Working at a startup can be a little like trying to sail a boat that you’re still in the process of building – there can be an overwhelming amount of work for a short-handed crew to do in an incredibly short amount of time, and often it’s sink or swim.
As Wendy Lea, CEO of Get Satisfaction, puts it in a post for Inc., “During early stage growth, it’s all hands on deck, all the time…everyone is pushing the boundaries of their skills and knowledge.” In order to succeed, as a CEO you need to be able to find a balance between bailing water and getting constructive work done to advance the business.
Perhaps the best way to accomplish that, Lea writes, is choose your shipmates carefully – at young companies generalists can often be more useful than specialists, as they are more willing and better able to jump in and help out with whatever is needed, even if it isn’t necessarily in their job description. The best hire is someone who isn’t passionate about a specific role, but rather the results that role can help produce. “Hire people who want to get the job done,” Lea advises, “but don’t hire people who are going to be huge sticklers for how it gets done.”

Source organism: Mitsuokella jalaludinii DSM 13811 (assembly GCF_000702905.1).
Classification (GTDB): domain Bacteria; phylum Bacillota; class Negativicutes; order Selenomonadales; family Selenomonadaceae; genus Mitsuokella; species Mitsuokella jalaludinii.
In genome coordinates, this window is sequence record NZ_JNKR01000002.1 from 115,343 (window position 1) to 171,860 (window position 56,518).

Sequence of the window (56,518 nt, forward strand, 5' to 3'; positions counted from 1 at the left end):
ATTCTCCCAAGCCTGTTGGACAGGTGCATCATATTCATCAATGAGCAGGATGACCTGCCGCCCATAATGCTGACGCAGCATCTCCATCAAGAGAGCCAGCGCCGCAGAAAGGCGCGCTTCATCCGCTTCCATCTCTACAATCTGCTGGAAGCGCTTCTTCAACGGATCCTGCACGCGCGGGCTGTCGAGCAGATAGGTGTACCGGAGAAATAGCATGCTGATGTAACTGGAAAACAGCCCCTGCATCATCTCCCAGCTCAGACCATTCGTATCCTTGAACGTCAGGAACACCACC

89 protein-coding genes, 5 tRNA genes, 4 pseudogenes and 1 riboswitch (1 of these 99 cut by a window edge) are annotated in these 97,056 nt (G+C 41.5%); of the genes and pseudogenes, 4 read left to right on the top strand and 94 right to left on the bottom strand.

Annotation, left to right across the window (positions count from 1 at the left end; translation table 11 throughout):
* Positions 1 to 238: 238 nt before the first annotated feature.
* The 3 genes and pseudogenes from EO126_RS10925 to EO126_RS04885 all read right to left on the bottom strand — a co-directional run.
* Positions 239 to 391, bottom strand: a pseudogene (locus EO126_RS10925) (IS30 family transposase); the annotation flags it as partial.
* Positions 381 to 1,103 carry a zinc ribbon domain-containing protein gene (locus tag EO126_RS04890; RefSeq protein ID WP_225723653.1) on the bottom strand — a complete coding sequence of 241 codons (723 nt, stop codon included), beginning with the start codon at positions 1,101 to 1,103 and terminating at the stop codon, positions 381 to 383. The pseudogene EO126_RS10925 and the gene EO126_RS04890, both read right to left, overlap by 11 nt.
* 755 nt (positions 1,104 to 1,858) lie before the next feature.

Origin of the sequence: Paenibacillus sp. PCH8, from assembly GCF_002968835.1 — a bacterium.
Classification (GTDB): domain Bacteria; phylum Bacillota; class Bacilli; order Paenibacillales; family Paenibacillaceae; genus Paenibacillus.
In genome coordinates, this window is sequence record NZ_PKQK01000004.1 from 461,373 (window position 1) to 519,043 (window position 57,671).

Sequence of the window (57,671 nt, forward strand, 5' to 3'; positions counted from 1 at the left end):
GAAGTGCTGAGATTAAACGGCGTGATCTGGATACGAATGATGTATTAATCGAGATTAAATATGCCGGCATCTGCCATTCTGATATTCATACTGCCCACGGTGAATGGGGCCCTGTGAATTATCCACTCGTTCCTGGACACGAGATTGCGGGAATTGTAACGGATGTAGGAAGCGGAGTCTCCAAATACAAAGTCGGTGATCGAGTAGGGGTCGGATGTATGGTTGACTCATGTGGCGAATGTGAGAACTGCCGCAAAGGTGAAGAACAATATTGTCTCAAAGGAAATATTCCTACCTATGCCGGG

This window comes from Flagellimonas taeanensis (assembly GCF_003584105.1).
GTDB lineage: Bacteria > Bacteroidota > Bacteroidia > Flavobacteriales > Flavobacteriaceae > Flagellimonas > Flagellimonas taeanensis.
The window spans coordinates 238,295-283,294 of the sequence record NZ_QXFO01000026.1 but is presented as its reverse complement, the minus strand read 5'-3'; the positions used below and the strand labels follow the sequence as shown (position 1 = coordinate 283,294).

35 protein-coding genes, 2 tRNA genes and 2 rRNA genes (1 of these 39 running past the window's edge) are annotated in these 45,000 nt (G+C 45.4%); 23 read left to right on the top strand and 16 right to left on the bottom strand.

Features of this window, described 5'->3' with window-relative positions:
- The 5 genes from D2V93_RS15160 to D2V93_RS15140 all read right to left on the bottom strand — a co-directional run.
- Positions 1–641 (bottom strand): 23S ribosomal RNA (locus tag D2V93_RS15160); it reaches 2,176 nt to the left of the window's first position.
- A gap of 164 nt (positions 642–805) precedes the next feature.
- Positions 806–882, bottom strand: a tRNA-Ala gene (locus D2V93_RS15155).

For more on how to build a sea-worthy startup team and help maximize its performance, read Lea’s full post here.
Related Content from OpenView:
Effective team building is always important, but especially so at the senior management level. This post from the OpenView Blog will provide you with the advice you need to build your first senior management team. Once you’ve got your team in place, this post will help you get the most out of them.